Women who get pregnant after infertility treatment are more likely to have a stroke in the year following the birth when compared with women who conceived naturally, scientists have found in a new report.
Stroke risk was elevated in the first 30 days after delivery among the women who had undergone treatments, and the odds continued to rise through the year after childbirth.
But the absolute numbers remained very low, the researchers emphasized: just 37 stroke hospitalizations for every 100,000 women who underwent treatment.
There is no need for alarm, the lead author said in an interview. But women seeking treatment should be made aware of a possible link.
Nigeria has one of the highest maternal mortality rates in the world, with 1047 deaths per 100,000 live births, to the World Health Organisation (WHO) Analytical factsheet for March 2023.
The major complications, which account for almost 75 percent of all maternal deaths, are severe haemorrhage, infection, high blood pressure during pregnancy (pre-eclampsia and eclampsia), complications during childbirth and unsafe abortion.
In 2017, Nigeria’s maternal mortality rate was estimated at 917 per 100,000 live births; it increased by nearly 14 percent in 2020 to reach 1047 deaths.
Nigeria is also one of the countries with the lowest contraceptive prevalence rates of 16.64 percent as of 2017, compared with Gambia 16.68 percent, Mali’s 17.24 percent, Niger 18.8 percent and Cameroon 19.3 percent .
In the new study, researchers defined these measures to include intrauterine insemination, assisted reproductive technology, use of a surrogate and fertility preservation procedures.
While infertility treatments are generally safe, some studies have linked them to increased risks during pregnancy, including higher rates of pre-eclampsia, a potentially deadly complication involving extremely high blood pressure — as well as placental abnormalities and preterm birth.
Previous studies of stroke after infertility treatments have yielded mixed results. The new study, published in JAMA Network, is believed to be the largest to examine the risk of hospitalization for stroke among these women.
Read also: Why Nigeria’s fertility challenge persists
It analyzed the health outcomes of 31 million patients who had a hospital delivery in 28 states between 2010 and 2018, including 287,813 who had undergone infertility treatments.
The risk of a hemorrhagic stroke, bleeding in the brain, was twice as high among women who had undergone fertility treatment, compared to those who did not, the study found.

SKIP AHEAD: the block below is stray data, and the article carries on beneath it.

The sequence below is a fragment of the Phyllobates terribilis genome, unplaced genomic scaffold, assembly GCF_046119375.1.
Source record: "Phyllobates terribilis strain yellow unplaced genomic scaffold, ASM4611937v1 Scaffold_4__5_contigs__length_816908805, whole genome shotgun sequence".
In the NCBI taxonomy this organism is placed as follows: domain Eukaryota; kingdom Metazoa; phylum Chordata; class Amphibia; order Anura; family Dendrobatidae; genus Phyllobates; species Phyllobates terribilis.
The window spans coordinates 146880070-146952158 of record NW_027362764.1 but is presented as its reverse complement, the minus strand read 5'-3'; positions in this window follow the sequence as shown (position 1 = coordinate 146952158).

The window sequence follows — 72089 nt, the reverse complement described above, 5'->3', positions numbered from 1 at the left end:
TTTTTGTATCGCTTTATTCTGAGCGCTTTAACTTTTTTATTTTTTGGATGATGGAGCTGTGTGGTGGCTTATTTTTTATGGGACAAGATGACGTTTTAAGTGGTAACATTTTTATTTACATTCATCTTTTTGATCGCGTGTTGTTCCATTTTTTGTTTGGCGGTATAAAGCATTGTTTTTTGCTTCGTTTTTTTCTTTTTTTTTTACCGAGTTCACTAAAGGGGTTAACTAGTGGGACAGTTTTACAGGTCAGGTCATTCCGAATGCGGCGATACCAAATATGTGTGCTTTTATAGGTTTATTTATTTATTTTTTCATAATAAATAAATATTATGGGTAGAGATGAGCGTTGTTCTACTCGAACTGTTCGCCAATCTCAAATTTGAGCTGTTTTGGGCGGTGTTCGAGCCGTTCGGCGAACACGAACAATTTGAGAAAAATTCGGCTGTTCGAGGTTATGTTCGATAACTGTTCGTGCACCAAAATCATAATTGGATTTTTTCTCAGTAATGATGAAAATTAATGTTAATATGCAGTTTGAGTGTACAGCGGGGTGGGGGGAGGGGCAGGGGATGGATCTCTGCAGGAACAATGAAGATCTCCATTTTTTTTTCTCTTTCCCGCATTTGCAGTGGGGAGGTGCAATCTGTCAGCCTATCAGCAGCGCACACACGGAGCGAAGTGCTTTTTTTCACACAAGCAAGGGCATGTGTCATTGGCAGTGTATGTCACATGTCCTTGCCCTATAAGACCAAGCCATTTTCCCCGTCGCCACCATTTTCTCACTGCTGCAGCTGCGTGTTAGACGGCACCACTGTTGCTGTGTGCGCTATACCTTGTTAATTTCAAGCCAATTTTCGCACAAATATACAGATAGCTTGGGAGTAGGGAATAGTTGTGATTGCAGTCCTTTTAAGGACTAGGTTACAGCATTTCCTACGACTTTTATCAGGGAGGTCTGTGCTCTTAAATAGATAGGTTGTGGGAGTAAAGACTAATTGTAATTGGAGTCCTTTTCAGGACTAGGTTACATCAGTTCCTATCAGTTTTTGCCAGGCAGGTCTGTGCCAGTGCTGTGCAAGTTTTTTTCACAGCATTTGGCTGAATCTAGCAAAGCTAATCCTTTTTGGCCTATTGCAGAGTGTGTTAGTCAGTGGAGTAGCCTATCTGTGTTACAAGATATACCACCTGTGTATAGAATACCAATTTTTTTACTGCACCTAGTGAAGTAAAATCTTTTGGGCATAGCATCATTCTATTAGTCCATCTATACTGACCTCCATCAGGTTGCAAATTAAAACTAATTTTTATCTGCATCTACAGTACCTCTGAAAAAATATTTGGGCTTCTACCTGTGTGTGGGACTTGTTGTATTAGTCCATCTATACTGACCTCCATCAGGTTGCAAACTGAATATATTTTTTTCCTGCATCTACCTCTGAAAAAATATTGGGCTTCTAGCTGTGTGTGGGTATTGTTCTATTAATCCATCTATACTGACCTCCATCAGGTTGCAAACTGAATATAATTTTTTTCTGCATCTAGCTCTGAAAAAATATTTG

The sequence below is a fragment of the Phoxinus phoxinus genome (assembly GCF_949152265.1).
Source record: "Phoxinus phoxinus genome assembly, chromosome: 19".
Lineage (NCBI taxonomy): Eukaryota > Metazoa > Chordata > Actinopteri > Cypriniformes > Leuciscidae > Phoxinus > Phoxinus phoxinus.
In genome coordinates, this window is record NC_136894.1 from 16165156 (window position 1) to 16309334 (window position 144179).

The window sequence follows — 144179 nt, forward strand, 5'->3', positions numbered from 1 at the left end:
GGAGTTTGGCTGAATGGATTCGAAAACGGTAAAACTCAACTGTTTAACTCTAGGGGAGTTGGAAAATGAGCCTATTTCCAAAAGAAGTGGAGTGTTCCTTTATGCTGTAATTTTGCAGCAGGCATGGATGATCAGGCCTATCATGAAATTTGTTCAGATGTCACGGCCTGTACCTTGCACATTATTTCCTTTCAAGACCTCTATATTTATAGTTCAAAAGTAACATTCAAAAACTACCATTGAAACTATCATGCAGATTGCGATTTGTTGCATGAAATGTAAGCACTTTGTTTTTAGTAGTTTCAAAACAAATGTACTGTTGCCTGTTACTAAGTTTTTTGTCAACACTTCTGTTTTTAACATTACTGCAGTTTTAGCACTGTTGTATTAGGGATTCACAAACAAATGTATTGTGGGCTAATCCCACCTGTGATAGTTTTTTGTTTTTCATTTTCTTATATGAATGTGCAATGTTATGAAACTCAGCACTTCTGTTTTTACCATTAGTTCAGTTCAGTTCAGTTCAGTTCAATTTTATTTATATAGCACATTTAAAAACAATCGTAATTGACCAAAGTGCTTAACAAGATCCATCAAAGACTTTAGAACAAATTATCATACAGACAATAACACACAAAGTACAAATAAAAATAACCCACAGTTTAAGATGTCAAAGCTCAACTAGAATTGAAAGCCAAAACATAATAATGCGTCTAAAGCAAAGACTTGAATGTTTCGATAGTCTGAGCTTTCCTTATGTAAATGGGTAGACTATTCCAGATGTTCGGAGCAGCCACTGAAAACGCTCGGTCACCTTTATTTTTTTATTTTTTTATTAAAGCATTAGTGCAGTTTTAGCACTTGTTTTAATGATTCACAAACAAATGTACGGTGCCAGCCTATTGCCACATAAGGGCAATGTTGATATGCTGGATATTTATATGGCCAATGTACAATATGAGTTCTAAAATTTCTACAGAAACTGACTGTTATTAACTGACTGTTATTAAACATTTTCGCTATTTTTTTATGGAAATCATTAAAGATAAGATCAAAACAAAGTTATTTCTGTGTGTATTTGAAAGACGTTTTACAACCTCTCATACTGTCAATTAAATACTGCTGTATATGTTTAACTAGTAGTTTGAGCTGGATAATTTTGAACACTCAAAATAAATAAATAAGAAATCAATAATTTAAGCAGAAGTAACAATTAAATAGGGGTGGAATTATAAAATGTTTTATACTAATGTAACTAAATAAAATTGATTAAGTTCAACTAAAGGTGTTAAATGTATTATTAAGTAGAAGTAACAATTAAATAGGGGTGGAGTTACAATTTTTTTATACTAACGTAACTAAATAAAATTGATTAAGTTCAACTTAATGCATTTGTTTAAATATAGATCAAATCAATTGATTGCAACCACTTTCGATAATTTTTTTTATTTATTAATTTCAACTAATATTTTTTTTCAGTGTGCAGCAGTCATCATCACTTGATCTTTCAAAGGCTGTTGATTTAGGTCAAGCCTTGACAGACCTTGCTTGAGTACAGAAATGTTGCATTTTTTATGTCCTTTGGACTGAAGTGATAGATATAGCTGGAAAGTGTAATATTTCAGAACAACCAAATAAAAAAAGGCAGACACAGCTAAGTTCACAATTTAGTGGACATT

The odds of an ischemic stroke, which occurs when the blood supply to the brain is interrupted, was 55 percent greater, compared with women who conceived naturally.
These results are not the final word on the subject, however.
Just a few weeks ago, the journal JAMA Cardiology published a study that examined long-term health outcomes among women in four countries who had received infertility treatments, and found no evidence of an increased risk for cardiovascular disease.
That study was much smaller, however, including only 2.4 million women.
The new research did not include data about important risk factors for stroke, such as smoking, body mass index, and hypertension.
The scientists took steps to account for the missing data and still found a heightened risk, said the paper’s senior author, Cande Ananth, chief of epidemiology and biostatistics at the Robert Wood Johnson Medical School in New Jersey.
“We know that women who receive infertility treatment have certain vascular complications, typically an increased risk of pre-eclampsia and placental abruption,” Ananth said.
Second, infertility treatments can bring physiological changes, he said. Patients often receive large amounts of estrogen, for example, which can lead to increased blood clotting, a strong risk factor for stroke, he said.
“It is like that people who receive the treatment receive it for a reason. Perhaps there are different biological characteristics” among women seeking treatment, he said.
Still, stroke remains very infrequent among women after childbirth, whether they received treatments or not, Ananth said. “Patients should be aware of the impending risks and counseled appropriately,” he said.